"We are a strong community. Everybody helps out in a crisis like this," he told AFP.
The community may be strong, but the local economy has struggled. Tourism and logging provide crucial income in the region, close enough to the US border that you can pick up Canadian radio.
"It could devastate it," said Bea Sullivan, packing up her baked-goods stall after a day of fund-raising with her brother on the green at the end of Arlington's main street.
"It hasn't been doing very well, even before this happened," added Graber, noting that the 530 is a key transport route for loggers to and from the huge lumber mill in Darrington. "That would be a disaster if the mill closed," he said.
At the Blue Bird Cafe, the front window is filled with a tied yellow ribbon with "Darrington" on one side, "Arlington" on the other, and "Oso" in the middle, under the slogan "Hold on to Hope."
Inside, its burly manager said that is becoming increasingly difficult, and most people acknowledge only bodies will now be found.
"I wouldn't say they've given up hope," said Parris, but added: "It's been more than a week now, the toll keeps going up, everybody knows in the back of their mind that it' now recovery and not rescue.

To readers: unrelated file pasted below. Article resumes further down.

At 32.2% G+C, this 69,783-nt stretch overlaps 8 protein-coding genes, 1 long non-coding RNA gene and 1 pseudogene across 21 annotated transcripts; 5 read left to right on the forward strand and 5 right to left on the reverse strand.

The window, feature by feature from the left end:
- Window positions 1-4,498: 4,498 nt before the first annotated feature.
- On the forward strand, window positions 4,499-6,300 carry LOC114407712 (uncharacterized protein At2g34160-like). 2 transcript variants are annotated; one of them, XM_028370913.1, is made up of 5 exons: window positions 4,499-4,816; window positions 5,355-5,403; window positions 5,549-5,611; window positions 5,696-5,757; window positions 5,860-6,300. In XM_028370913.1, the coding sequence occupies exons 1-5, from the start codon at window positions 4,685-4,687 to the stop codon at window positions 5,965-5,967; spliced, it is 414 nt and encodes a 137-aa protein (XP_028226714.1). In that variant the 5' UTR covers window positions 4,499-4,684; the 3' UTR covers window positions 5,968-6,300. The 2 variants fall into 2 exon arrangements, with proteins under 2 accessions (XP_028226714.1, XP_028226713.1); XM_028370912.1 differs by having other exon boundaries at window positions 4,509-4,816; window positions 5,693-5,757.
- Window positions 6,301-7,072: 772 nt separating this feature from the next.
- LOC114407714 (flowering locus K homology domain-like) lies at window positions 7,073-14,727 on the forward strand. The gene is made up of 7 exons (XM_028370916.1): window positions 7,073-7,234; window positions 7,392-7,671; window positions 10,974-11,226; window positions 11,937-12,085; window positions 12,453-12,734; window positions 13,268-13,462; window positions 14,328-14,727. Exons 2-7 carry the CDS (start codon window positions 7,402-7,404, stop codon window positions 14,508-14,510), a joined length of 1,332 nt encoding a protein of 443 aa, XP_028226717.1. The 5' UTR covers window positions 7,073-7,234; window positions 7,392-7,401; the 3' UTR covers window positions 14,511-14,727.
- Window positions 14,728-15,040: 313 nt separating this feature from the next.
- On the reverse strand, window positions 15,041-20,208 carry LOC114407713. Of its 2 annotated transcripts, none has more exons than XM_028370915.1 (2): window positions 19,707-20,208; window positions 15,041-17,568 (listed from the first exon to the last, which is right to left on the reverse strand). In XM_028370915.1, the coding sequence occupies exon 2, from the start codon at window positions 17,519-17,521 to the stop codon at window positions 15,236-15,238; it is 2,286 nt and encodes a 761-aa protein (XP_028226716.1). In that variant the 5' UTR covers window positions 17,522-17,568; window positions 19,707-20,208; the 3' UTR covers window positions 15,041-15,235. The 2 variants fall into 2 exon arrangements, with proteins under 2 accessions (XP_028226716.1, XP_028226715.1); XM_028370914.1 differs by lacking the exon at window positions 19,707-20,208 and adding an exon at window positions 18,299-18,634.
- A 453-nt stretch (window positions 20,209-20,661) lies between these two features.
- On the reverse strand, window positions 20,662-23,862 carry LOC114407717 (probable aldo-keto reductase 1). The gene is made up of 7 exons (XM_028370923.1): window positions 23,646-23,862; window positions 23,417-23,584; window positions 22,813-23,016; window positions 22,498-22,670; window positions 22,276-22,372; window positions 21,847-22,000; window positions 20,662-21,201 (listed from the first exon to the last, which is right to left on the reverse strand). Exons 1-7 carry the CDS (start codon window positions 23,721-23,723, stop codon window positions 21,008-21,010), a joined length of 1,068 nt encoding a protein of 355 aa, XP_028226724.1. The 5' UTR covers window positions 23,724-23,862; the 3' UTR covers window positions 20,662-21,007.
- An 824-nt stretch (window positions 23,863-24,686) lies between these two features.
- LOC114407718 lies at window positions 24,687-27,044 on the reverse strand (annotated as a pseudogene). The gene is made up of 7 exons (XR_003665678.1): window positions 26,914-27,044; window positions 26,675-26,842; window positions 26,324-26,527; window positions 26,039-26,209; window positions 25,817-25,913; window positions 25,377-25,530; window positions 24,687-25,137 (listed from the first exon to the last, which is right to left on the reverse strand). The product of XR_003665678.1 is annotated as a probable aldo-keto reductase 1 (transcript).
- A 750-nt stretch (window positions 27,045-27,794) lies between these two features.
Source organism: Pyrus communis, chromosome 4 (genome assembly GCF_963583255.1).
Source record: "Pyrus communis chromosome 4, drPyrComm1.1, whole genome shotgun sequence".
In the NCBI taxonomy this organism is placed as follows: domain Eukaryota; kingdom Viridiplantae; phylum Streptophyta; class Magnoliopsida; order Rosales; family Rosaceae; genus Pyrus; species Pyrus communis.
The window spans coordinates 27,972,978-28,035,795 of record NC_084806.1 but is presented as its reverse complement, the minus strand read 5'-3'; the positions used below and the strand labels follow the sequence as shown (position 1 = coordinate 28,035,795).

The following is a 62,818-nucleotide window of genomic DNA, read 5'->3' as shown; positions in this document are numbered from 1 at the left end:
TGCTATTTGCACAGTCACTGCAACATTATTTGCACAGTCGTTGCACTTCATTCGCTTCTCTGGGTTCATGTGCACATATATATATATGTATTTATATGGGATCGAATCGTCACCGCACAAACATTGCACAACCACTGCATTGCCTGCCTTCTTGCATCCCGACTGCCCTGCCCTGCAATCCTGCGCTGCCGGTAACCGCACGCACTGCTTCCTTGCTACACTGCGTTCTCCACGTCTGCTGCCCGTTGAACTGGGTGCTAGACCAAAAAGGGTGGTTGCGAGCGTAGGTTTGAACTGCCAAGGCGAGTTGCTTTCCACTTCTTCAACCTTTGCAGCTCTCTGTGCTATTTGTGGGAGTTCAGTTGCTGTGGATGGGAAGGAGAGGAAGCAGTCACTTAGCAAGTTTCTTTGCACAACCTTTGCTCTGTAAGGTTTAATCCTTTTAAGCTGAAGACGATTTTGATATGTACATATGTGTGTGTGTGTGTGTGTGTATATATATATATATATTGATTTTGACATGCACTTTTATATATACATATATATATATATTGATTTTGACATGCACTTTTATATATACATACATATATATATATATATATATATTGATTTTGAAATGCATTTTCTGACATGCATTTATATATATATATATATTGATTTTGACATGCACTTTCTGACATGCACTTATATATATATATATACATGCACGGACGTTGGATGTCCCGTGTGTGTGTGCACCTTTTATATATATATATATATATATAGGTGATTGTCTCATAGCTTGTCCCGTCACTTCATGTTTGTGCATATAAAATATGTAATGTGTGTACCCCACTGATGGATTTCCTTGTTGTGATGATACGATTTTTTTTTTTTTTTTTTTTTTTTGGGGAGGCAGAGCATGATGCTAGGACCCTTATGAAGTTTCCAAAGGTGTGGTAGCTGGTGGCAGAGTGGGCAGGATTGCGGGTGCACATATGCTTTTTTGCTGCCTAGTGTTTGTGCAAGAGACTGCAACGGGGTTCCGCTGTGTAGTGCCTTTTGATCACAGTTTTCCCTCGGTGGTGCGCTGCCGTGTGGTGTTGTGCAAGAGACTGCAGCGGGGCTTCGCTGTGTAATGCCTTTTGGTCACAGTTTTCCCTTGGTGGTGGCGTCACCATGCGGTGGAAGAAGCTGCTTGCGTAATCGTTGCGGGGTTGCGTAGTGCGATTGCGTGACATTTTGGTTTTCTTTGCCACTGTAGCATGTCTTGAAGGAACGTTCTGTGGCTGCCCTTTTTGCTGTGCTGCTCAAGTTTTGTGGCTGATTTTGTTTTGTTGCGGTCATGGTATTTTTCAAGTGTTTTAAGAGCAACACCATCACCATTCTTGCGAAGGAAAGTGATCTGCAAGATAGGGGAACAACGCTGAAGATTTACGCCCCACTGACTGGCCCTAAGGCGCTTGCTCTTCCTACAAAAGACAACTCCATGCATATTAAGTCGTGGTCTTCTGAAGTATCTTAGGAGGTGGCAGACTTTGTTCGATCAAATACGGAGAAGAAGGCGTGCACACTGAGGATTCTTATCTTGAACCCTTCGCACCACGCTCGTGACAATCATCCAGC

The official death toll rose to 24 on Monday, and is expected to rise significantly, with 22 people still missing.
One recovery operations manager, Steve Harris, said Monday that four to six bodies were being recovered every day.
He also acknowledged that, because of the sheer force of the landslide, bodies were not always intact.
"It's very difficult, in some of the finds that they're making, to make identification," he said.
"You had whole-sized cars compacted down to the size of a refrigerator .. there was just an incredible amount of energy as the material came down."
Bringing Order To A World Of Disasters
A world of storm and tempest
When the Earth Quakes
|The content herein, unless otherwise known to be public domain, are Copyright 1995-2014 - Space Media Network. All websites are published in Australia and are solely subject to Australian law and governed by Fair Use principals for news reporting and research purposes. AFP, UPI and IANS news wire stories are copyright Agence France-Presse, United Press International and Indo-Asia News Service. ESA news reports are copyright European Space Agency. All NASA sourced material is public domain. Additional copyrights may apply in whole or part to other bona fide parties. Advertising does not imply endorsement, agreement or approval of any opinions, statements or information provided by Space Media Network on any Web page published or hosted by Space Media Network. Privacy Statement All images and articles appearing on Space Media Network have been edited or digitally altered in some way. Any requests to remove copyright material will be acted upon in a timely and appropriate manner. Any attempt to extort money from Space Media Network will be ignored and reported to Australian Law Enforcement Agencies as a potential case of financial fraud involving the use of a telephonic carriage device or postal service.|